Pocket Man: The Unauthorized Autobiography of a Passionate, Personal Promoter
Imagine Bill Gates and Giorgio Armani started a business, then hired PT Barnum to promote it, and Larry David to tell the story. The result is this book. Since starting SCOTTeVEST in 2000 – my clothing business built around tech-enabled pockets – I’ve been featured in thousands of major press pieces, made millions of dollars and had the most memorable appearance of the entire ABC Shark Tank show. I started out as an unhappy lawyer, and I reinvented myself by pursuing my passions and mastering the art of passionate, personal promotion. This isn’t a how to business book, but entrepreneurs will learn a lot from my successes and failures about how to get the attention every business needs to stand above the competition. This isn’t fiction, but some of the stories might make you wonder if they are true. I assure you… they are. We’re going to turn the world of media upside down, shake it and see what falls out of its pockets. You will learn lots of ways to promote yourself and your business, if you have the fire. Welcome to my unauthorized autobiography.
In 2000, Scott Jordan created SCOTTeVEST to solve a common and growing problem: He loved gadgets, but there was no easy way to carry, organize, access and protect them while he traveled. As more people joined the "pocket revolution" he was starting, it became clear that the mission of SCOTTeVEST extended far beyond just the multi-pocketed vest he invented.
Today, his company has made over $50 million and developed a full line of tech-enabled, multi-pocket clothing for men and women that helps keep you organized, safe from pickpockets and always connected to your tech. His first book "Pocket Man" describes how entrepreneurs can use their unique passion for their products to leverage media to launch and sustain their businesses the way he built SCOTTeVEST.
My Escape from the Law
Maybe you aren't a lawyer like I was, but unless you are one of the lucky few people who knew exactly what they wanted to be when they grew up — and became it — your current job is probably not going to be what you do for the rest of your life.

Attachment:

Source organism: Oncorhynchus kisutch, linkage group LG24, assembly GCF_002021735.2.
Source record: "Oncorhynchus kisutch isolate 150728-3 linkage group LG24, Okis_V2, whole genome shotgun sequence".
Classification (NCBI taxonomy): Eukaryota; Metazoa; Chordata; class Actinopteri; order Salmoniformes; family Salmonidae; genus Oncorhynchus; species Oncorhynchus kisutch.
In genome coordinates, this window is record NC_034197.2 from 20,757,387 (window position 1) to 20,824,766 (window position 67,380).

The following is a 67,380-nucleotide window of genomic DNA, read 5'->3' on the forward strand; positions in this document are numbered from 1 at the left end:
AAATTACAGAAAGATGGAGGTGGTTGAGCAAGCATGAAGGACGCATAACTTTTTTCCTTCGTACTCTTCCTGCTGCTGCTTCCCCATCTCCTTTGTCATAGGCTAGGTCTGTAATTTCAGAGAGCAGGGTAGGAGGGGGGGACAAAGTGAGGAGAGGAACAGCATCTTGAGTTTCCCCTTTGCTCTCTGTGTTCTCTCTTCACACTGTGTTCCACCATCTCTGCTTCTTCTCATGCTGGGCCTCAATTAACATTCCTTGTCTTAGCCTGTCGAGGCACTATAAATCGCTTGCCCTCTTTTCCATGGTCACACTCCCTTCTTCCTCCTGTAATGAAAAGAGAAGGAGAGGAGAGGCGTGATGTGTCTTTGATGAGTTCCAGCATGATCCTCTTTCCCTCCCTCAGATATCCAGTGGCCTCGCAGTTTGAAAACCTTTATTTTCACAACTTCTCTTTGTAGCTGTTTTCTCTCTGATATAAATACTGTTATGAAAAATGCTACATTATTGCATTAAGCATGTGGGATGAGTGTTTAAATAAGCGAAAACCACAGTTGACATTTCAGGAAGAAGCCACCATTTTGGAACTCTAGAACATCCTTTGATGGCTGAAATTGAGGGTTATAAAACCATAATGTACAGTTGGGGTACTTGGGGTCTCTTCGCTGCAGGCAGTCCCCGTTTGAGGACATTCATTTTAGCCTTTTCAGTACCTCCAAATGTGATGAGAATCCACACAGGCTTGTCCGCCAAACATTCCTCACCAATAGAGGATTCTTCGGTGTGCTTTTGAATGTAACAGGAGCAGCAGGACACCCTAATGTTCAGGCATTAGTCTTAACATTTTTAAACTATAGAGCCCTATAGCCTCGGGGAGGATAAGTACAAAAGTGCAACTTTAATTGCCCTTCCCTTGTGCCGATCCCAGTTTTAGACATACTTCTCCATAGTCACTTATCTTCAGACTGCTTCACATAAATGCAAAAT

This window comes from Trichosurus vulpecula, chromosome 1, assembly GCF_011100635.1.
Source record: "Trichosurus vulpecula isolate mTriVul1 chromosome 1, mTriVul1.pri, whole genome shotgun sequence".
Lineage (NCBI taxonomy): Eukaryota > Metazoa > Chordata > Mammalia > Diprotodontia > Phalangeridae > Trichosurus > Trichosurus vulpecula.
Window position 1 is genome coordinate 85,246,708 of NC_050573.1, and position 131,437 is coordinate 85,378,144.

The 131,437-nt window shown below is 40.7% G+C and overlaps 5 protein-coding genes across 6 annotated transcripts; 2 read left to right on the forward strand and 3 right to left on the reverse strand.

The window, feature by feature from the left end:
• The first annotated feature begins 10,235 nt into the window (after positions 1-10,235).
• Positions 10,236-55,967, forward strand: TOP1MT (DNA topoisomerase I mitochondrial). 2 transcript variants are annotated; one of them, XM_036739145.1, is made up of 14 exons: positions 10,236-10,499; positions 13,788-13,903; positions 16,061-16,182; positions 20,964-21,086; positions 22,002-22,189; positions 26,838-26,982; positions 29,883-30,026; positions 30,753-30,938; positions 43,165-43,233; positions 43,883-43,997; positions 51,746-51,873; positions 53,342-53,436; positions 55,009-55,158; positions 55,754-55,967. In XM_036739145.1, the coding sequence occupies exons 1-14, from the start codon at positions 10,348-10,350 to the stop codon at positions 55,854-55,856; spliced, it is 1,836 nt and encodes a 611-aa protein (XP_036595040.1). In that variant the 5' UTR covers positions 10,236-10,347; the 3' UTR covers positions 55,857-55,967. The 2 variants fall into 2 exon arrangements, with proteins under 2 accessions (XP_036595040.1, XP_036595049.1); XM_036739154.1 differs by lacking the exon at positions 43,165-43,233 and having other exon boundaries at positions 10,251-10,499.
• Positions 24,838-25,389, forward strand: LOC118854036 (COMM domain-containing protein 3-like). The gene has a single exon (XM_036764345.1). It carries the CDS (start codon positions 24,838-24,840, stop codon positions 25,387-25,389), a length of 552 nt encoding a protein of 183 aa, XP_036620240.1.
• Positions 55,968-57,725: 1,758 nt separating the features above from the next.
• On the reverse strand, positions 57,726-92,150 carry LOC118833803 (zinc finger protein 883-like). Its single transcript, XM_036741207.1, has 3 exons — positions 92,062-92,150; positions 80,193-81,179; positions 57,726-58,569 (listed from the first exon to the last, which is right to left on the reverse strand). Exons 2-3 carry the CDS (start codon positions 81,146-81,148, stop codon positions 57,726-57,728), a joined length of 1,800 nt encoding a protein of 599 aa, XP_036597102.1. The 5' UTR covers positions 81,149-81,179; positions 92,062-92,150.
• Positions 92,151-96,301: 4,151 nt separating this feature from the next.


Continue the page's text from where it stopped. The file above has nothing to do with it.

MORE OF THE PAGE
About a decade into my law career I woke up and said, "Miserable, miserable, no end in sight!" before collapsing again deep into sleep. I don't remember the incident (my wife will never forget it), but it signaled to me that I needed to escape from the law. Soon thereafter, I started my business SCOTTeVEST to create clothing that incorporates hidden pockets for electronics, and I've been successful and happier ever since.
Whatever you are escaping from — or escaping to, for that matter — these are a few ideas from my book Pocket Man to get you started once you say, "I quit!"
Passion is the foundation
It's a cliche to say "follow your passion," but it's a cliche that rings true. Passion is the foundation for knowing which direction to pursue. Many smart people find themselves "stuck" because, hell, when you can do anything how do you decide what to actually do? Passion is your first clue.
If you're passionate about something at the start, it'll fuel you through the ups and downs, and give you the fire to keep going through the boring parts as you pursue what it is you are supposed to be doing with your life. Don't ignore what you are passionate about.
Patience is not a virtue...
and it's certainly not my virtue. Most of the time when people wait for the precisely correct moment to send that email, place that call or take a leap. It has nothing to do with timing... it's fear.
A quicker, less complete reply to an email in the next two minutes is better than a perfectly crafted one in two days. Be bold, don't apologize. The same holds true with your career. If I had one piece of advice for my younger self, it would be not to wait as long to make my leap into my new career.
Paint yourself into a corner aka burn some bridges
Along with not waiting for the perfect moment to act, sometimes you need to stack the deck to force yourself to move forward. Book a non-refundable plane ticket (or in my case, a book tour). Turn in your two-week notice. Start moving, not pondering.
What seems like a desperate act from this end can look like a minor bump in hindsight. Create situations in which you must act to move yourself toward a career you are passionate about. Don't give yourself a chance to chicken out.
If you accept mediocrity in any form for long enough, you become mediocre. Period.
There is a danger to not pursuing your passion and to getting stuck doing something you hate... it changes you, and not for the better. Remember the mom line: "If you keep making that face, it'll freeze that way."
I escaped from my law job when I realized I would rather play Solitaire than do my work. What did that say about me as a person and as an employee? I deserved better and so did my employer. When you're unhappy, you're not doing your best work. Don't get stuck that way.
Have you ever had to “escape” from a job, career or career path?